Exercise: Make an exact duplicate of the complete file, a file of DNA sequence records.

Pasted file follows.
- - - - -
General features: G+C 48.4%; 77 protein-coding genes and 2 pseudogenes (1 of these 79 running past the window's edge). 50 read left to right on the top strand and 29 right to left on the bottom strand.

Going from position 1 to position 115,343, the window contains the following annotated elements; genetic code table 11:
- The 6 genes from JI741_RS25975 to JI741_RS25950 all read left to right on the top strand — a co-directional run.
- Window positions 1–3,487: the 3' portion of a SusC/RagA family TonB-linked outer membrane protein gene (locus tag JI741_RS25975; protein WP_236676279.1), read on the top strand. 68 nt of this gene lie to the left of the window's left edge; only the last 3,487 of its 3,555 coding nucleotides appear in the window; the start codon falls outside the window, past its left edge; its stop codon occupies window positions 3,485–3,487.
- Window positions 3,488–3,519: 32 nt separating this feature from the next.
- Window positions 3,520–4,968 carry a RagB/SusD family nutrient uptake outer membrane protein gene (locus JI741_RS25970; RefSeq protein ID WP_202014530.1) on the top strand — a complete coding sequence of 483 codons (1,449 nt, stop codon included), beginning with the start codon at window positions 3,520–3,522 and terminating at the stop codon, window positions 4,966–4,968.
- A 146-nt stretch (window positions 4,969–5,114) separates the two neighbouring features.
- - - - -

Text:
General features: G+C 48.4%; 77 protein-coding genes and 2 pseudogenes (1 of these 79 running past the window's edge). 50 read left to right on the top strand and 29 right to left on the bottom strand.

Going from position 1 to position 115,343, the window contains the following annotated elements; genetic code table 11:
- The 6 genes from JI741_RS25975 to JI741_RS25950 all read left to right on the top strand — a co-directional run.
- Window positions 1–3,487: the 3' portion of a SusC/RagA family TonB-linked outer membrane protein gene (locus tag JI741_RS25975; protein WP_236676279.1), read on the top strand. 68 nt of this gene lie to the left of the window's left edge; only the last 3,487 of its 3,555 coding nucleotides appear in the window; the start codon falls outside the window, past its left edge; its stop codon occupies window positions 3,485–3,487.
- Window positions 3,488–3,519: 32 nt separating this feature from the next.
- Window positions 3,520–4,968 carry a RagB/SusD family nutrient uptake outer membrane protein gene (locus JI741_RS25970; RefSeq protein ID WP_202014530.1) on the top strand — a complete coding sequence of 483 codons (1,449 nt, stop codon included), beginning with the start codon at window positions 3,520–3,522 and terminating at the stop codon, window positions 4,966–4,968.
- A 146-nt stretch (window positions 4,969–5,114) separates the two neighbouring features.